Cue Theme from JAWS–The Synopsis is Coming

I’ve made one of those decisions. You know, the kind that come with a load of goal-setting and self-commitment? The ones you start out sure you’re going to follow through on and then, too often, they go missing somewhere along the way?

Well, I’m going to try and stick with this one. I’m going to apply for next year’s SCBWI Work-in-Progress grant.

The application process is pretty straightforward—there’s a form, a writing sample, and…a synopsis.


I could very easily let the synopsis, heck…the whole idea…intimidate me into not trying for this. If Mr. Spock were here, or Data, we could get a whole debate going about the exact statistical odds of me actually winning. (And, sorry, Data, I know you’re a computer, but I’d totally have to go with Spock on this one.) So I’m trying not to focus too much on how many trips to Chicago that prize money would fund and concentrate, instead, on what I can actually get out of applying.

Like the synopsis.

How many times have I (or you) heard that writing a synopsis before you’ve finished your book is the way to go? That it helps you hone in on what your hero wants, how she goes for it, where the conflicts lie, and what power/strength she brings to the story to overcome those conflicts? And, okay, how many times have you listened to this advice and then gone off and…written the synopsis? Until, you know, an agent wants one with the query letter?

I thought so.

Well, I have written one synopsis, and it didn’t stop the agent from requesting a full manuscript, so I know it didn’t stink. But, hey, that book was finished. Finished like six times!  Whereas, a lot of days, thinking about my WIP feels a lot like this:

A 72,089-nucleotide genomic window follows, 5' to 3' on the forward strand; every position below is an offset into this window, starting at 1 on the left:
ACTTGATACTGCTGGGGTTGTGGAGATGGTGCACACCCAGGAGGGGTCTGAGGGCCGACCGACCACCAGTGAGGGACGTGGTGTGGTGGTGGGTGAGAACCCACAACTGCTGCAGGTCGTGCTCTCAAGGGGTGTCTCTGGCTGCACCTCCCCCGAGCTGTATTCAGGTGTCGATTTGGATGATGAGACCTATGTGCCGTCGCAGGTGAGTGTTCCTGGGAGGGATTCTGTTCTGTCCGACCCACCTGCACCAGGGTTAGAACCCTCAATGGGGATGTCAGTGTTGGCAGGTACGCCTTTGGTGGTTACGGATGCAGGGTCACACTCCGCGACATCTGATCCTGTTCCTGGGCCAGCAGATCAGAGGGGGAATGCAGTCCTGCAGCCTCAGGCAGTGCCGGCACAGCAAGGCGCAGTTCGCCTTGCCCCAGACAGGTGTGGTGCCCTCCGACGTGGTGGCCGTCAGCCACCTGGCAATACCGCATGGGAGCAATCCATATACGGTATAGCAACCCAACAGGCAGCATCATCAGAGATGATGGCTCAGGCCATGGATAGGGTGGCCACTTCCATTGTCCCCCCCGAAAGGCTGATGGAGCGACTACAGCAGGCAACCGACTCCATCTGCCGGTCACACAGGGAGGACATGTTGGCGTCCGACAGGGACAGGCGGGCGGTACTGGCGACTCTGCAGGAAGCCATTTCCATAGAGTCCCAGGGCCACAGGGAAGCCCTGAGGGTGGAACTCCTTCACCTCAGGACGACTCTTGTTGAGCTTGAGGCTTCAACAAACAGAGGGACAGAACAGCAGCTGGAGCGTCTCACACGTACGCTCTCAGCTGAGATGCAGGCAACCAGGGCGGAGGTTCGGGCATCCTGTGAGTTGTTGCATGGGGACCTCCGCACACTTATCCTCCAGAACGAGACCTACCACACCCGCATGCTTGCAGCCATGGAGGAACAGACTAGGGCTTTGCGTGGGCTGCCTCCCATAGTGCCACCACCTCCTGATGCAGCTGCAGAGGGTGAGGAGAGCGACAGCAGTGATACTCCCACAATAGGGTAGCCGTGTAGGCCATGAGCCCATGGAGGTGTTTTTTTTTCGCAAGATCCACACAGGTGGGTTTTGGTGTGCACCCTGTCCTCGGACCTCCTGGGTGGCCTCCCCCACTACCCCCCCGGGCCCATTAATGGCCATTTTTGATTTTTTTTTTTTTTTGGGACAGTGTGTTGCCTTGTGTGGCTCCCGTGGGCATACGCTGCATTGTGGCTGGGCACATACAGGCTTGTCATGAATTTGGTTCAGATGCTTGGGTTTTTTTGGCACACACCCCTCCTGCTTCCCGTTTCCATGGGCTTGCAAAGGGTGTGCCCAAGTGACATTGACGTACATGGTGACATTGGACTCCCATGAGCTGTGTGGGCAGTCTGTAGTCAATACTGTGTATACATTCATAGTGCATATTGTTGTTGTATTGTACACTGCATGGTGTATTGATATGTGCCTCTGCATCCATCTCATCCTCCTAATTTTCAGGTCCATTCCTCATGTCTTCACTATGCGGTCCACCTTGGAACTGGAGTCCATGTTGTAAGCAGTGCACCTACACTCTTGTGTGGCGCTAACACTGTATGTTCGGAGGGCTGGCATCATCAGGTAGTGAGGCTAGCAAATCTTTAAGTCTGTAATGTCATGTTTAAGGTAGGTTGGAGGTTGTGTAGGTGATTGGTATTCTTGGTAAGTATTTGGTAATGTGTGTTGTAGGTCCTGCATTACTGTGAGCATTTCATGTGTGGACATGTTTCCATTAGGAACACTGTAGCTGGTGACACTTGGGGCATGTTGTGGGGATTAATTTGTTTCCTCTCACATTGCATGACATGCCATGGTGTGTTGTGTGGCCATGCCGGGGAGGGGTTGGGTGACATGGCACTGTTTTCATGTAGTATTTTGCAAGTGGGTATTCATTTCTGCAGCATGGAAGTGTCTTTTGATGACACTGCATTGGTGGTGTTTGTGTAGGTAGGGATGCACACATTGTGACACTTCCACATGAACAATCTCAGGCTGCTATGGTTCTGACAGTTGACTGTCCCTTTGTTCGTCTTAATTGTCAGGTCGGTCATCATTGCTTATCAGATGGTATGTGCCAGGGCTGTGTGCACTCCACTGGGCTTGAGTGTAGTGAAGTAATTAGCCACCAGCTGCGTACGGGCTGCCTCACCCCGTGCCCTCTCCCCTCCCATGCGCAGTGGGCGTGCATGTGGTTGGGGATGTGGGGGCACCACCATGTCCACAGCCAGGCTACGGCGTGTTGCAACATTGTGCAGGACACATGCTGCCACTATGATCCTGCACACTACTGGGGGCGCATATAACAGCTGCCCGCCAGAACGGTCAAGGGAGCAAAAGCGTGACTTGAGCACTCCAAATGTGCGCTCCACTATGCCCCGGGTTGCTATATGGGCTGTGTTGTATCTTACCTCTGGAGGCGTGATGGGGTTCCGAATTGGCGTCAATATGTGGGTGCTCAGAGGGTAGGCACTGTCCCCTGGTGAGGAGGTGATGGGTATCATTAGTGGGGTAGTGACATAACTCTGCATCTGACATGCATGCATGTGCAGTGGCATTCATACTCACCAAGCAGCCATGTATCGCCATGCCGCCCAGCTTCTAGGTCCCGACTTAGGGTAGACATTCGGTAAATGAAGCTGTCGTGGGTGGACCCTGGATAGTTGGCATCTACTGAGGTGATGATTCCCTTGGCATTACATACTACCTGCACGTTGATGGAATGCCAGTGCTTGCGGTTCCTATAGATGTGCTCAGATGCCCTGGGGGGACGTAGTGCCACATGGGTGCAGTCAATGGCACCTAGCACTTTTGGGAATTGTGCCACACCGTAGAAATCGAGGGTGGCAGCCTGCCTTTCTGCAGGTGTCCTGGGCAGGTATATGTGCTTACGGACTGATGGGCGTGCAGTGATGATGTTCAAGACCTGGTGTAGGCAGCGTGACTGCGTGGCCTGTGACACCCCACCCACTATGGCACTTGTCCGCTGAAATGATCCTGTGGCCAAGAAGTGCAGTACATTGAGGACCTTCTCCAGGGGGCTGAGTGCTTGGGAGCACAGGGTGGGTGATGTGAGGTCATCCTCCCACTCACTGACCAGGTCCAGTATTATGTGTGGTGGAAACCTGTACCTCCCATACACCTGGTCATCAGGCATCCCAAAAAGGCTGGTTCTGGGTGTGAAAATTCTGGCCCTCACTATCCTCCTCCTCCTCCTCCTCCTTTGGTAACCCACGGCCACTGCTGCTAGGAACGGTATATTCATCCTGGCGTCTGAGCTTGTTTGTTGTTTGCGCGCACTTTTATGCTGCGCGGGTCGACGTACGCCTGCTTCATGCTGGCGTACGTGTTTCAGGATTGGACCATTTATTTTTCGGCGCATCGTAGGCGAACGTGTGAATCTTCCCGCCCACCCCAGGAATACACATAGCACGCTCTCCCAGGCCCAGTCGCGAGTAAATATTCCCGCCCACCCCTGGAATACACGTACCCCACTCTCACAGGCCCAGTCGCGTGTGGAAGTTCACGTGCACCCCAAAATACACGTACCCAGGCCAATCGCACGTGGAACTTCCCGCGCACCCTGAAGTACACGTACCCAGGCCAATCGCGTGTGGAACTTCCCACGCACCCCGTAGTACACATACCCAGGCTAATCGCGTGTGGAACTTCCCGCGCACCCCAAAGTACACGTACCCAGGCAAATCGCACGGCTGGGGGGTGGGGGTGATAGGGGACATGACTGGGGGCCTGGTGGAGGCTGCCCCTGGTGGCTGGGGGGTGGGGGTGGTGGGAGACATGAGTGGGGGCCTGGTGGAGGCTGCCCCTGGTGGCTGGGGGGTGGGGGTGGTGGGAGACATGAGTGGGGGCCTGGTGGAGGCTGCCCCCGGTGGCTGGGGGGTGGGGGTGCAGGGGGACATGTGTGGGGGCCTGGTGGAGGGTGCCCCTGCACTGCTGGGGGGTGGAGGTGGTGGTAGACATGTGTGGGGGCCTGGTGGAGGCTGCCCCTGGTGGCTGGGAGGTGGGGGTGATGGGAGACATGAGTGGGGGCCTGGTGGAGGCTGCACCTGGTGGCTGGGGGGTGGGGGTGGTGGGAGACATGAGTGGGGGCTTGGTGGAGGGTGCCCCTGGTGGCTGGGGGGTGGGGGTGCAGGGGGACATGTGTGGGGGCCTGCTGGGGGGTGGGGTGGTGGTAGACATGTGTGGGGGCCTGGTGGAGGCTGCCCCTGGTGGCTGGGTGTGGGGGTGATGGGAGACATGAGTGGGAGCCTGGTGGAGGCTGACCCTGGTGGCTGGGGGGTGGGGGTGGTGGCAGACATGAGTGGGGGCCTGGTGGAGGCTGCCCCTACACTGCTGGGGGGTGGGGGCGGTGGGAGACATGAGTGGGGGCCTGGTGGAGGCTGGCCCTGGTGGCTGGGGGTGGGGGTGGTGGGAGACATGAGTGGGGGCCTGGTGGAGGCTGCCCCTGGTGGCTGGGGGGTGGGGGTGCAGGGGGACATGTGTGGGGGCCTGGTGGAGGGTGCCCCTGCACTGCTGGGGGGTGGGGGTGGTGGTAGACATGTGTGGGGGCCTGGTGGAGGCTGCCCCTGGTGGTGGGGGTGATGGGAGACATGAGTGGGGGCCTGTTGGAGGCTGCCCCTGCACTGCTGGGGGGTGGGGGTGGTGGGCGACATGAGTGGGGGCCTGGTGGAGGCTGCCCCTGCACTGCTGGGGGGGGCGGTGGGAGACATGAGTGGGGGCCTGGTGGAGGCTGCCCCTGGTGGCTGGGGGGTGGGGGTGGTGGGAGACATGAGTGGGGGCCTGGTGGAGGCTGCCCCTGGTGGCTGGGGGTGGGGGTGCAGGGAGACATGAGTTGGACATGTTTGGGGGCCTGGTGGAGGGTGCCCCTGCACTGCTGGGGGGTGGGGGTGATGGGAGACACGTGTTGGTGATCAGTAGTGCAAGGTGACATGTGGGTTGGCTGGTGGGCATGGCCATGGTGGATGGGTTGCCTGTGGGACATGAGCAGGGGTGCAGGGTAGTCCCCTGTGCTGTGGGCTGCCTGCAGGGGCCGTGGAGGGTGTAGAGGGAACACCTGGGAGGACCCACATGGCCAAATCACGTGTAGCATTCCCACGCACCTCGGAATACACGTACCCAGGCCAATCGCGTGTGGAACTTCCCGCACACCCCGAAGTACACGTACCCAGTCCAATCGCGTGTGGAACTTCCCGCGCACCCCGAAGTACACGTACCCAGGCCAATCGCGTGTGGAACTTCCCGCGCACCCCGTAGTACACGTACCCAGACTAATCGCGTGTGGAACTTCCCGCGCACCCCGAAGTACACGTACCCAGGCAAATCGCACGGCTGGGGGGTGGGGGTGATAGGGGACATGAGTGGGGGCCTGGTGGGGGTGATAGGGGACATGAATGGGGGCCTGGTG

So I’m taking an online class–it starts next week. (And if it’s a good class, you’ll hear more about it here.) I’ll be learning the format/structure of a synopsis, but I’m also really going to use the time to try and pull some of the very loose story threads I’m working with into a tighter weave. I’m hoping that, by figuring out what I need to know (and highlight) for the synopsis, I’ll get closer to the big points of my overall plot. I’m getting close to the end of my first draft, so this seems an okay time to start thinking more about this. Not to mention the timing of the class fell right into the only two weeks in the next few months where I don’t have something else scheduled! Can you say “Omen?!”

I figure, whatever happens, this step will move me and my story forward. Do I want to win? Well, duh…

Then I’d better take it seriously and do the best job I can. Which, I’m pretty sure, means learning more about my story and writing a STRONG synopsis. So move over, boys…

I’m getting in the boat.


  1. claudine says:

    What a great post!
    Good for you, Becky! Sounds like a good plan.You don’t want to share which course yet? We’ll look forward to hearing about it on completion.
    Holding positive thoughts for your scholarship.
    Go, You!


  2. Jeanie W says:

    Good luck! I applied for the WIP grant a couple of years ago, back when I was perhaps too green as a writer to be a real contender. And I was too green to know I was too green.


  3. I applied this year with a very short synopsis. Then I had to do a longer one when I got a request from an agent. I hate writing them but they seem to be a necessary evil in this business!


    • beckylevine says:

      Does that mean you hear next month?? I’ll try and type with my fingers crossed till then for you. That would be so cool!

      Like I said, I’ve done a short one for the mystery–just one page, and I think it was okay. But I SO knew that story by then. This feels seriously different. 🙂


  4. Laura Best says:

    I’ve applied for grants in the past with no success, but I’m going to do it again. Deadline looming in October. One thing for sure if we don’t apply we certainly won’t get one.

    Best of luck!


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